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Wildwood Scenes

(September 2010) posted on Thu Sep 02, 2010

A husband-and-wife team author a book that features Wildwood, NJ’s vintage neon signs.


By Steve Aust

click an image below to view slideshow

For decades, Wildwood, NJ has enjoyed its status as a playground for countless East Coast residents. In addition to the familiar Jersey Shore beaches, the city offers amusement parks and arcades, sightseeing tours, and scores of other family-friendly activities and events. Of course, the high tourist traffic and attending hotels, restaurants and related amenities begat a bumper crop of colorful neon signs and other environmental-graphic spectaculars.

Robert O. Williams, a Pulitzer Prize-nominated photographer for the Philadelphia Inquirer for more than two decades, and his wife, Melinda, a former Inquirer retail-advertising executive, paid homage to these signs with their new book, Wildwood’s Neon Nights and Motel Memories (Schiffer Publishing Ltd.). The 128-page book features more than 200 color photos that Robert has taken of signs that have given the Wildwood its personality, and Melinda paints the backdrop of the city’s history and talks to pioneers in the region’s sign industry, advertising world and construction business about their roles in building the city into a vacationer’s mecca.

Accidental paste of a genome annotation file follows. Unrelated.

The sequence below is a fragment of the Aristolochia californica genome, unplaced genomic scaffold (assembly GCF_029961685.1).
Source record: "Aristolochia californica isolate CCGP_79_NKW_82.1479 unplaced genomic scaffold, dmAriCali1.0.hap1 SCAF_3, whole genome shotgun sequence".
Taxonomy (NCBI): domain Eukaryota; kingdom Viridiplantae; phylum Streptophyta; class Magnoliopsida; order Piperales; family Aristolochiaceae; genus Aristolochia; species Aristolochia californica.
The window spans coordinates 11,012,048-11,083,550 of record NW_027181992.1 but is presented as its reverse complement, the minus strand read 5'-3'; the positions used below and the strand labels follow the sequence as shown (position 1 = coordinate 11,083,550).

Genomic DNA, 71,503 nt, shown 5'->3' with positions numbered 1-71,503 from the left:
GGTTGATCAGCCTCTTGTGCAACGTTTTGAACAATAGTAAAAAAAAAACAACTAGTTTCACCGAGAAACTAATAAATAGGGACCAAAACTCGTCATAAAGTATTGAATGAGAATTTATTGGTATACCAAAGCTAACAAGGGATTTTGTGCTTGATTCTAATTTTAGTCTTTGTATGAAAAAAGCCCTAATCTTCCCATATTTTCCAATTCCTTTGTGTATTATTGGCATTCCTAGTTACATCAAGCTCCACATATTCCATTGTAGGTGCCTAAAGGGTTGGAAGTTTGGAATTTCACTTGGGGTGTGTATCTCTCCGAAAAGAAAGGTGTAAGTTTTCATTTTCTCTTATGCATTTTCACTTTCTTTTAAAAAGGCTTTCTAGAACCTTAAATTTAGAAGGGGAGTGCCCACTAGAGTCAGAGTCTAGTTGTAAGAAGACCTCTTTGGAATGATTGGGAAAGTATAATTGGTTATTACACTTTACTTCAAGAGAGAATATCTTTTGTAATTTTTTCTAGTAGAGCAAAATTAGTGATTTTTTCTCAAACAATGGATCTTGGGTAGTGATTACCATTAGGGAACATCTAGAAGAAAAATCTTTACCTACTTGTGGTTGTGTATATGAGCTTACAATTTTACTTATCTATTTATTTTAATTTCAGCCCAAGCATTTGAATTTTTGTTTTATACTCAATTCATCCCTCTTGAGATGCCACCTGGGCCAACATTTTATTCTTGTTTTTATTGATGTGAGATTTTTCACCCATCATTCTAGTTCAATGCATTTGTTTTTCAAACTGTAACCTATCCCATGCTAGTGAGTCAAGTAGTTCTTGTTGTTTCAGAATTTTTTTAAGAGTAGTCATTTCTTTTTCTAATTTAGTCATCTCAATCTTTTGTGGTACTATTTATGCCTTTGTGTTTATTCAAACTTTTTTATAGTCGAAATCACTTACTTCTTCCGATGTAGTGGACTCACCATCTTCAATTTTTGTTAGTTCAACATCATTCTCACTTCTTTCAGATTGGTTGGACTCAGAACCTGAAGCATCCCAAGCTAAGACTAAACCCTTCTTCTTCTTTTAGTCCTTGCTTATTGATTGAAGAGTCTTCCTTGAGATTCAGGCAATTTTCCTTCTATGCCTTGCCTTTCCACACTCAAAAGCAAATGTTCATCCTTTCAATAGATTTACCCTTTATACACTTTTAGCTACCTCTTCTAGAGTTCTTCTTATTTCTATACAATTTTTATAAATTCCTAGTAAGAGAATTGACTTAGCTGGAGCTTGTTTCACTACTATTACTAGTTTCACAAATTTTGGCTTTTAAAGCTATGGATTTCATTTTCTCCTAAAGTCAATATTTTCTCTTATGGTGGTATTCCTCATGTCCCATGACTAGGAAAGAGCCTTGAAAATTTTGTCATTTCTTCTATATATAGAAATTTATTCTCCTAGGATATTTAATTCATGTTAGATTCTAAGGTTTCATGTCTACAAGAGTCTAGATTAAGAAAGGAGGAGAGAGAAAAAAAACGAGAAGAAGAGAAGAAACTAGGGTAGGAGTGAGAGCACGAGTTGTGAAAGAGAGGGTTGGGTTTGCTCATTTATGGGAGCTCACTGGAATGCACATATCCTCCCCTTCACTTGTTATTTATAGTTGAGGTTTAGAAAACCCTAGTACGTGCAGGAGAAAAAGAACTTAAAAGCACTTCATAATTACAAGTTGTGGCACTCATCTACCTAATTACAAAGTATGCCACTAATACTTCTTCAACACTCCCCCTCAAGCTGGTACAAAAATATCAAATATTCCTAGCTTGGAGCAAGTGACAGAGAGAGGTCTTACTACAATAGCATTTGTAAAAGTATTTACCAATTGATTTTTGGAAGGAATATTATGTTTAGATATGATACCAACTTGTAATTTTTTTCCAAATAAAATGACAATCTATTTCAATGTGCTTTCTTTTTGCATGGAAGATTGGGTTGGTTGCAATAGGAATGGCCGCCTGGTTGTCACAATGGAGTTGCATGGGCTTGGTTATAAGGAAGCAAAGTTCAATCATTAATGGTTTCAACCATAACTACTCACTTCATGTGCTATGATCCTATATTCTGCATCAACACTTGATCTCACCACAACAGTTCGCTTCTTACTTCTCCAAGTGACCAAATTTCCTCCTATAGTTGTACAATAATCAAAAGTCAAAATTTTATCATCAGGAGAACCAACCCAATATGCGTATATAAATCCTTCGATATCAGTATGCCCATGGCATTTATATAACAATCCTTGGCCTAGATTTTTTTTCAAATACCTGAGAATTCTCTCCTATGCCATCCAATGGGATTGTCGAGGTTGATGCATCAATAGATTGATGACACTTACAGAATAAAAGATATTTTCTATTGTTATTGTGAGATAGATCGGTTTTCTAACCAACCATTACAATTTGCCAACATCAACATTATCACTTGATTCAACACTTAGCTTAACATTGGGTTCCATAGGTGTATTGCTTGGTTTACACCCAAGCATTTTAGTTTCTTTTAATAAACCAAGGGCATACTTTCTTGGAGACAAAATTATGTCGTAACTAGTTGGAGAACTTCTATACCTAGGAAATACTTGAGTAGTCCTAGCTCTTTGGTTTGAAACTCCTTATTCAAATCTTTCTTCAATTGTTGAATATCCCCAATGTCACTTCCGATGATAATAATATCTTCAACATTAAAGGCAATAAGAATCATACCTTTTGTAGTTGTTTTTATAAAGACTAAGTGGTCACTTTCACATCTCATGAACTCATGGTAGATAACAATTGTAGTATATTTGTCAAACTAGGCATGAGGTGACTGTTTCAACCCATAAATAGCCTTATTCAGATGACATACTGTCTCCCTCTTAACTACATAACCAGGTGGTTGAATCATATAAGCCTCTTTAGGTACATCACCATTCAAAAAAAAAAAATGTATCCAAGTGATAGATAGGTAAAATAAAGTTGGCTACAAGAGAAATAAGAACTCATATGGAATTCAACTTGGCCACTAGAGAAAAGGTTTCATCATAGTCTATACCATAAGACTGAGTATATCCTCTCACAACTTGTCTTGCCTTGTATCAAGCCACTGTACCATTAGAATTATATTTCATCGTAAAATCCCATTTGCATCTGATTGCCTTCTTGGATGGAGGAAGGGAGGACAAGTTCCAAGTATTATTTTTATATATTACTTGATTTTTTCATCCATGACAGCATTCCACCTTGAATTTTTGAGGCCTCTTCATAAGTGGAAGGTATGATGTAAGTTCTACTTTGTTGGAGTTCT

In his introduction, Robert wrote, “The first time I drove into Wildwood, I was nearly twenty-one years old and the year was 1978. In fact, I am ashamed to admit that until that time, I had never stepped into the Atlantic Ocean either. I was a small town boy whose vacations usually took place within a hundred-mile radius of my upstate New York home.

When I first laid my eyes on the Wildwood strip with my then girlfriend, Melinda Campitelli (now my wife), I was awestruck. It was my version of Lost in Translation. I knew not what a hoagie or a Wawa was and "Yo" was half of a kid's toy to me, not a greeting. Driving into Wildwood was akin to the scene in the Wizard of Oz when the movie jumps from black & white to Technicolor.”

To provide a sample of Wildwood’s history and local color that the book imparts, here’s a gallery of several photos of the city’s signage. All photos, which were taken by Robert O. Williams and provided courtesy of Melinda Williams, are published in the book. For more information, about the book, visit www.wildwoodsneonnights.com.
 


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